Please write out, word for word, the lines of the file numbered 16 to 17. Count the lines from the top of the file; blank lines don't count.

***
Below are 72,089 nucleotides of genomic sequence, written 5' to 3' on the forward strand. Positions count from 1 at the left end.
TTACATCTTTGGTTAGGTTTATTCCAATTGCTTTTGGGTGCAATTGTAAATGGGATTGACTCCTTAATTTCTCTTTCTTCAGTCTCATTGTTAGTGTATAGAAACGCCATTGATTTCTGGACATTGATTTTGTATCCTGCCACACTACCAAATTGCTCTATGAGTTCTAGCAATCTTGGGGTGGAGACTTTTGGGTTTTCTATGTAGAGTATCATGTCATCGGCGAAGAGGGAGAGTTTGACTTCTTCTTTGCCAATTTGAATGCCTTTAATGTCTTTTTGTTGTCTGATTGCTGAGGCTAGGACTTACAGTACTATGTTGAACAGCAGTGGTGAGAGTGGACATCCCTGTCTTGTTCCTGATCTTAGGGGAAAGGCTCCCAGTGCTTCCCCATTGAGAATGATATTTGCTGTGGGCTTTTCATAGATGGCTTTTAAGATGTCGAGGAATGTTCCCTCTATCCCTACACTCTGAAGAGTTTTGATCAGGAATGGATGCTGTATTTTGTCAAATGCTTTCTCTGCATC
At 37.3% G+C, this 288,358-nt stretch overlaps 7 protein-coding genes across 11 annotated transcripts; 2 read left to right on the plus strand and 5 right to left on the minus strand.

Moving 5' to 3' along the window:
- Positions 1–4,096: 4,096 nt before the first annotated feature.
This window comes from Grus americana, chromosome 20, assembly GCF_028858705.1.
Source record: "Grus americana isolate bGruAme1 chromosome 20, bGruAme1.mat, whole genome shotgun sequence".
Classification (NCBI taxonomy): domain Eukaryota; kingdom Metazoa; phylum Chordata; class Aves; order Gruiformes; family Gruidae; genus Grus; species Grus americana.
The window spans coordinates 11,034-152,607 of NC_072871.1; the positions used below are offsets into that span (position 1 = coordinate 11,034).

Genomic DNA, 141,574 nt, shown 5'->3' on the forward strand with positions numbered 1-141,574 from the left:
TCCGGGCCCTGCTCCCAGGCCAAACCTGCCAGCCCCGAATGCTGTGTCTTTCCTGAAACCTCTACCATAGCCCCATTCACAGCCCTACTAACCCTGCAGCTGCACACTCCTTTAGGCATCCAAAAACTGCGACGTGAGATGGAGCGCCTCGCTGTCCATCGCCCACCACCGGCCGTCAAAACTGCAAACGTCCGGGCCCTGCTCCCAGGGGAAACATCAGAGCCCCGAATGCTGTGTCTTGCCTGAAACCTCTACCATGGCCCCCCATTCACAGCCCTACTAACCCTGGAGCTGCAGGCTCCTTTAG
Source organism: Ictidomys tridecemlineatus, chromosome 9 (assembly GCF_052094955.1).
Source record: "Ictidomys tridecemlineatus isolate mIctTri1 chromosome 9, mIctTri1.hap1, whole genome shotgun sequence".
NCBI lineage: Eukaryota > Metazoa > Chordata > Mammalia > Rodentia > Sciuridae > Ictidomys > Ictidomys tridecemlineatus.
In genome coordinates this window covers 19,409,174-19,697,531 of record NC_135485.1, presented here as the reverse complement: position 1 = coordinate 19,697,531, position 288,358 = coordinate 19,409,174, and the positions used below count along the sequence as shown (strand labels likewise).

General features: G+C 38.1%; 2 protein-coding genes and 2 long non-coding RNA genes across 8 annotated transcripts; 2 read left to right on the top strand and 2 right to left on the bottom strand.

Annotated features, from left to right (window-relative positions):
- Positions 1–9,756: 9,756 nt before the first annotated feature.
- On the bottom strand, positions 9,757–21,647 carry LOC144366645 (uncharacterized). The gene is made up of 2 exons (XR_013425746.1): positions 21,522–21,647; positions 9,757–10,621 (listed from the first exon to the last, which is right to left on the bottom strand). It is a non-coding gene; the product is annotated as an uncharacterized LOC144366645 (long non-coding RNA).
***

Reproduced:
General features: G+C 38.1%; 2 protein-coding genes and 2 long non-coding RNA genes across 8 annotated transcripts; 2 read left to right on the top strand and 2 right to left on the bottom strand.

Annotated features, from left to right (window-relative positions):